The Stream, March 20: Water Cleanup Halted at Fukushima Due to Malfunctions

Water cleanup systems meant to decrease the radioactivity of wastewater at Japan’s damaged Fukushima nuclear power plant have malfunctioned, prompting the Tokyo Electric Power Company to suspend water cleanup operations, the Japan Times reported. One of the three systems was not sufficiently reducing levels of radioactive substances in the water, and officials stopped the other two systems as a precaution.

Extreme storms and rising sea levels are a growing threat to China, where they cost the country $US 2.6 billion last year, AlertNet reported. Sea levels in China have risen more than the global average, increasing the risk of coastal floods, erosion and saltwater intrusion, according to China’s State Oceanic Administration.

Ethiopia has announced that it plans to begin generating power from its Grand Renaissance dam on the Nile River in as few as 18 months, Reuters reported. The dam has become a political flashpoint between Ethiopia and its neighbors that support the hydropower development, and Egypt, which sees the dam as a threat to water supplies on the Nile.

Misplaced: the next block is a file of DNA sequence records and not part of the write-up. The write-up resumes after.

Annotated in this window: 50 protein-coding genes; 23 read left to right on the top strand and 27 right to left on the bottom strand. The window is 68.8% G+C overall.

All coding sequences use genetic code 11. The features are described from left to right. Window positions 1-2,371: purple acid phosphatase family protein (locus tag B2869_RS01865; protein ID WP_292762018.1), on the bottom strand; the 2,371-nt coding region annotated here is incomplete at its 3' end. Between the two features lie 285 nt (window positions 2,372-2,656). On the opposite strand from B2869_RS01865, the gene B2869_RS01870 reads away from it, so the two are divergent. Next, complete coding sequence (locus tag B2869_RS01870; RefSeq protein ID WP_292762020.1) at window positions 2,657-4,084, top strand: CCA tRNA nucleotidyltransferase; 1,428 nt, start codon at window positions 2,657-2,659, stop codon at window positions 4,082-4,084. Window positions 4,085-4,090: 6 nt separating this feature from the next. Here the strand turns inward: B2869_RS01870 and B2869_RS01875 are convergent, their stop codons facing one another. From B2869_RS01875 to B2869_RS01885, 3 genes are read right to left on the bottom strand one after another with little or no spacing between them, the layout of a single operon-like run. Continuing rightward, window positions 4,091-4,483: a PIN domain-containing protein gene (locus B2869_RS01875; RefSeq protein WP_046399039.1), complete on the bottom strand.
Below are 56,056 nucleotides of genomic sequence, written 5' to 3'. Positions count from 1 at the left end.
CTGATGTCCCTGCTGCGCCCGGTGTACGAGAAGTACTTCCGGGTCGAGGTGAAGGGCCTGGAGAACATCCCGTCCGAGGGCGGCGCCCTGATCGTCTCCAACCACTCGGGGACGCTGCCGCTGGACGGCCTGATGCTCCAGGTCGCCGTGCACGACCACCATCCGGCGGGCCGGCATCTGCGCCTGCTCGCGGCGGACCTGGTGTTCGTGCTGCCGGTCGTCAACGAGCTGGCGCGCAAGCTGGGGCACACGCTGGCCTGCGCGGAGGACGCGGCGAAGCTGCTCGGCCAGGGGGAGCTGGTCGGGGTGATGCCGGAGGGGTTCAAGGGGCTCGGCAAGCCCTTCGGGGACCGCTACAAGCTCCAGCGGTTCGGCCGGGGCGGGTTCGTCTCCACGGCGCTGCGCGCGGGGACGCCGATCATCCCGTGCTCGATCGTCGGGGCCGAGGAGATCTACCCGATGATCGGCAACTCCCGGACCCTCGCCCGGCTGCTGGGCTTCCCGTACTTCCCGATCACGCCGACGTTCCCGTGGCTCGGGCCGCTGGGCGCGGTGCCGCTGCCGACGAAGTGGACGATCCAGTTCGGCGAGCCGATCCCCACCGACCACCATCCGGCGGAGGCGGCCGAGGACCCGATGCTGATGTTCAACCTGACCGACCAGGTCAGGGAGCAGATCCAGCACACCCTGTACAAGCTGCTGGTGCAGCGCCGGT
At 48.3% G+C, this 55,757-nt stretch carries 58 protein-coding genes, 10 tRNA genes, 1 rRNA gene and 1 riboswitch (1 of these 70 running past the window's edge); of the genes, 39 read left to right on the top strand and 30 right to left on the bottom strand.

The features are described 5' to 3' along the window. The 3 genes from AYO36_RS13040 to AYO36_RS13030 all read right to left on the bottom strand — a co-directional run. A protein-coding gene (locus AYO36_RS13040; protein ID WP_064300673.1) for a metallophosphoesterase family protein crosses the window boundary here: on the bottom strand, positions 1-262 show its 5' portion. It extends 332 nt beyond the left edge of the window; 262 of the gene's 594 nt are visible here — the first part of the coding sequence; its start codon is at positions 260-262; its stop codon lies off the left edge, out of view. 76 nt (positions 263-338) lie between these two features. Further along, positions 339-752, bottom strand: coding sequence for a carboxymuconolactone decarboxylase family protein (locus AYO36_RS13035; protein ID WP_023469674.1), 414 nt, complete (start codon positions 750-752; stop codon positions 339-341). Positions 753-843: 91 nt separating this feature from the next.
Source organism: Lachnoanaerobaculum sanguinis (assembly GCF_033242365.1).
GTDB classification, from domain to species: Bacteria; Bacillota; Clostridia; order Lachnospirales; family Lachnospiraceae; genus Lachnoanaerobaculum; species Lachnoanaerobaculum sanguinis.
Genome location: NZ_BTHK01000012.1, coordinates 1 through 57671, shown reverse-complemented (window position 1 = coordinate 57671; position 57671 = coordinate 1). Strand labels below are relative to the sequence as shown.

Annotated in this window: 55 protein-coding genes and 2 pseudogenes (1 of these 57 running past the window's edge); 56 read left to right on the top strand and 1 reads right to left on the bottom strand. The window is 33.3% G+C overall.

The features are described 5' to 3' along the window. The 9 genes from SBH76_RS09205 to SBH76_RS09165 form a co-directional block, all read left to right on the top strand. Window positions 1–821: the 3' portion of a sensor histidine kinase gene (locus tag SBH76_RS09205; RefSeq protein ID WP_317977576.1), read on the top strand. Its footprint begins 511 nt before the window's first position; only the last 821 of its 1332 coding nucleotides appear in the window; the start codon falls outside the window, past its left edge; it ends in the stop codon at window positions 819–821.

Lesotho is going beyond using its vast reservoirs to produce hydropower and is also using the water to grown trout, Reuters reported. The fish are being exported directly to Japanese retail markets, and Lesotho plans to increase production from 2,000 tons to 10,000 tons annually.

The Stream is a daily digest spotting global water trends. To get more water news, follow Circle of Blue on Twitter and sign up for our newsletter.

0 replies

Leave a Reply

Want to join the discussion?
Feel free to contribute!

Leave a Reply